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ll versed in various navigation, had revolved the design of accomplishing the discovery of the north-western passage; esteeming it the only thing of the world, that was yet left undone, by which a notable minde might be made famous and fortunate. Best, in Hakluyt, III. 86. Too poor himself to provide a ship, it was in vain that he conferred with friends; in vain he offered his services to merchants. After years of desire, his representations found a hearing at court; and Dudley, earl of Warwick, liberally promoted his design. Willes's Essay for M. Frobisher's voyage, in Eden and Willes, fol. 230, and ff.; in Hakluyt, III. 47—52. Two small barks of twenty-five and of twenty tons', with a pinnace of ten tons' burden, composed the whole fleet, which was to enter gulfs that none before him had visited. As they June 8. dropped down the Thames, Queen Elizabeth waved her hand in token of favor, and, by an honorable message, transmitted her approbation of an adventure which her own t
eceive the appointment. The company resisted the royal interference as an infringement of their charter; and the choice of the meeting fell by acclamation upon the earl of Southampton, the early friend of Shakespeare. Having thus vindicated their own rights, the company proceeded to redress former wrongs, and to provide colonial liberty with its written guarantees. In the case of the appeal to the London company from sentence of death pronounced by Argall, his friends, with the earl of Warwick at their head, had voted, that trial by martial law is the noblest kind of trial, because soldiers and men of the sword were the judges. This opinion was reversed, and the rights of the colonists to trial by jury sustained. Nor was it long before the freedom of the northern fisheries was equally asserted, and the monopoly of a rival Chap. IV.} 1621. corporation successfully opposed. Lord Bacon, who, at the time of Newport's first voyage with emigrants for Virginia, classed the enterp
ng the indignation of the general court at their wrongs. Colony Laws, c. XII When George Fox visited Barbadoes in 1671, he 1671. enjoined it upon the planters, that they should deal mildly and gently with their negroes; and that, after certain years of servitude, they should make them free. The idea of George Fox had been anticipated by the fellow-citizens of Gorton and Roger Williams. Nearly 1652. May 18. twenty years had then elapsed, since the representatives of Providence and Warwick, perceiving the disposition of people in the colony to buy negroes, and hold them as slaves forever, had enacted that no black mankind should, by covenant, bond, or otherwise, be held to perpetual service; the master, at the end of ten years, shall set them free, as the manner is with English servants; and that man that will not let his slave go free, or shall sell him away, to the end that he may be enslaved to others for a longer time, shall forfeit to the colony forty pounds. George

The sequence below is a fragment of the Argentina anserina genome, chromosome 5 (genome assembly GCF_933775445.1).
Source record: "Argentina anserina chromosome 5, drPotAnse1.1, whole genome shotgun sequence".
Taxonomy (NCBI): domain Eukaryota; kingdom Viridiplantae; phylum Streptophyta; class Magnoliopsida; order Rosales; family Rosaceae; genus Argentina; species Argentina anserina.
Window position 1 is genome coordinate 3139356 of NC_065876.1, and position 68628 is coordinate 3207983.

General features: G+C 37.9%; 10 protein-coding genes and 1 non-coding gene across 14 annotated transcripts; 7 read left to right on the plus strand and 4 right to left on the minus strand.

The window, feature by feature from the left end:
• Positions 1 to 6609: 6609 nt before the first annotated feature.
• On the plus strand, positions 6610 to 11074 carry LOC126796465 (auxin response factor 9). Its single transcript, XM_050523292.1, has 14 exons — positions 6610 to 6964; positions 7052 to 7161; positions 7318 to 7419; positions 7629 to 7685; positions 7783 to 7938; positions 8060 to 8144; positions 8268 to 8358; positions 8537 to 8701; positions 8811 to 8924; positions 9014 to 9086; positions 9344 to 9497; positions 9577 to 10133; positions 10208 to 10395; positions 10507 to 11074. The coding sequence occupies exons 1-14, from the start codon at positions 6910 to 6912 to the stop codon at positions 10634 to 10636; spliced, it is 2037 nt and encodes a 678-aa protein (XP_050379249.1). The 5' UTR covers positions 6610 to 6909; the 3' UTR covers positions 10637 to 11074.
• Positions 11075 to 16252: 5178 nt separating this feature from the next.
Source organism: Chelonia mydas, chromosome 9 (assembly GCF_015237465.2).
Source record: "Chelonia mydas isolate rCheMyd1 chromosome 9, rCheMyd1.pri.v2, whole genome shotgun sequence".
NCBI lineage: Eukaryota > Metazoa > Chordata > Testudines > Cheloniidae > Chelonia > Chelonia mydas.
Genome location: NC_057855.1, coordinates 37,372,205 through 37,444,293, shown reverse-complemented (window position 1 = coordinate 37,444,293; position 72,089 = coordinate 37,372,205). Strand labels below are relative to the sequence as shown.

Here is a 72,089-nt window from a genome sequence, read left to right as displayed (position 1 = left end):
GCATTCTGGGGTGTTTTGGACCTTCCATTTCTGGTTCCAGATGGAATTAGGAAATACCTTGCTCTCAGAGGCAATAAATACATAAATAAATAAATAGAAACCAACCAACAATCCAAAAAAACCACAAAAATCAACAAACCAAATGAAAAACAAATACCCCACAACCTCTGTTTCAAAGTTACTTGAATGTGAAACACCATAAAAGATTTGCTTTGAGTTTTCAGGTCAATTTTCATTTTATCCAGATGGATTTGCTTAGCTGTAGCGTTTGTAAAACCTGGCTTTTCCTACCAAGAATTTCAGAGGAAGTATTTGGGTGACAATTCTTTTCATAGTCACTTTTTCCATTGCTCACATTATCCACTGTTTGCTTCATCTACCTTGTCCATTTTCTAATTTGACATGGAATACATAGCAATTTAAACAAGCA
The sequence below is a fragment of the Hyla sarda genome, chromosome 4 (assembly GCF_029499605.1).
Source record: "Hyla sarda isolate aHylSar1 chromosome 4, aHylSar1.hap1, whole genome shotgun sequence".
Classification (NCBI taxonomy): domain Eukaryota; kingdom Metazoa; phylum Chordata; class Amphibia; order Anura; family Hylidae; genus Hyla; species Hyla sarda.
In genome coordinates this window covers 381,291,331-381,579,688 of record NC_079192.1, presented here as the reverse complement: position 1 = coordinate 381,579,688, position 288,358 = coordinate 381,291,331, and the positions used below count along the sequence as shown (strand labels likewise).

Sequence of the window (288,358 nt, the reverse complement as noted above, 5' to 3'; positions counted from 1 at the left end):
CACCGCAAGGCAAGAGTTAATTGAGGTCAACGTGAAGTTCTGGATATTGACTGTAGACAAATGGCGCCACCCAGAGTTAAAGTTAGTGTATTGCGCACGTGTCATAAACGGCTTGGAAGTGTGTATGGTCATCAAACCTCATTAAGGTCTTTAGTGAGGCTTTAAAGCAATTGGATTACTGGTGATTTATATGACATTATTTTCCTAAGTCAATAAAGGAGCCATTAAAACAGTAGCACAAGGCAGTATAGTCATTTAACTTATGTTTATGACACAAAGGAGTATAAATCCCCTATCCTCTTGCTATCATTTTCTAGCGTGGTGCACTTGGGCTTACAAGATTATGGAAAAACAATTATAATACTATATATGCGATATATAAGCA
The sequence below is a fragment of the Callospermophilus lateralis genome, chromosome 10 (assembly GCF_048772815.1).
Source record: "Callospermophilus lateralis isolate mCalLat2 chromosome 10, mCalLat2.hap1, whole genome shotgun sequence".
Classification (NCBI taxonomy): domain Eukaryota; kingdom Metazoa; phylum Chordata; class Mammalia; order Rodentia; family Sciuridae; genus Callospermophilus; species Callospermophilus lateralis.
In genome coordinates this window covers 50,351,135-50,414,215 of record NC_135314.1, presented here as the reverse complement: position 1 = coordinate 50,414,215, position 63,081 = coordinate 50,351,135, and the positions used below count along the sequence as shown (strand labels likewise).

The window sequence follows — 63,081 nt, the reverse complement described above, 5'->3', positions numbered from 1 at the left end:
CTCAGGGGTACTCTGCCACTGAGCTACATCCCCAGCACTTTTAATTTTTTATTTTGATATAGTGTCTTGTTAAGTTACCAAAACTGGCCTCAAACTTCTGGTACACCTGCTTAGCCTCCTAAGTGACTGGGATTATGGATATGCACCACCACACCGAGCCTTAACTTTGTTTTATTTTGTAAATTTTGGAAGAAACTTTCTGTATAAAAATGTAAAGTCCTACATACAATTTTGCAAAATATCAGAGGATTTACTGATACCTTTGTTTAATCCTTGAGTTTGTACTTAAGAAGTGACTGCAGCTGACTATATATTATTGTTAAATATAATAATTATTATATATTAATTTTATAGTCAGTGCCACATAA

he advice and approbation of the majority of the freemen or their deputies. Representative government was indissolubly connected with the fundamental charter; and it was especially provided, that the authority of the absolute proprietary should not extend to the life, freehold, or estate of any emigrant. These were the features which endeared the proprietary government to the people of Maryland; and, but for these, the patent would have been as worthless as those of the London company, of Warwick, of Gorges, or of Mason. It is a singular fact, that the only proprietary charters, productive of considerable emolument to their owners, were those which conceded popular liberty. For the benefit of the colony, the statutes restraining emigration were dis- Chap. VII.} 1632. pensed with; and, at the appointment of the Baron of Baltimore, all present and future liege people of the English king, except such as should be expressly forbidden, might freely transport themselves and their fami
rant of a charter from the crown, they sought the concurrence of the Council of Plymouth for New England; they were befriended in their application by the Earl of Warwick, and obtained the approbation of Sir Ferdinando Gorges; and on the nineteenth of March, 1628, that body, which had proved itself incapable of colonizing its domaihat village one day engage the attention of the world? Meantime the fame of the liberties of Massachusetts Chap IX.} extended widely: the good-natured earl of Warwick, a friend to advancement in civil liberty, though not a republican, offered his congratulations on its prosperity; and in a single year three thousand new settler season to anticipate the rival designs of the Dutch. The valley of the Connecticut had early become an 1630 object of desire and of competition. The earl of Warwick was the first proprietary of the soil, under a grant from the council for New England; and it was next held by Lord Say and Seal, Lord Brooke, John 1631 Mar. 19.
h the confederacy afforded, the people of Connecticut desired no guaranty for their independence from the government of England; taking care only, by a regular purchase, to 1644 obtain a title to the soil from the assigns of the earl 1646. of Warwick. Trumbull, i. App. v. and VI. The people of Rhode Island, excluded Chap. X.} from the colonial union, would never have maintained their existence as a separate state, had they not sought the interference and protection of the mother countrye founder of the colony was chosen to conduct 1643 the important mission. Embarking at Manhattan, he arrived in England not long after the death of Hampden. The parliament had placed the affairs of the American colonies under the control of Warwick, as governor-in-chief, assisted by a council of five peers and twelve commoners. Hazard, i. 533. 535. Among these commoners was Henry Vane, a man who was ever as true in his affections as in his principles, and who now welcomed the American e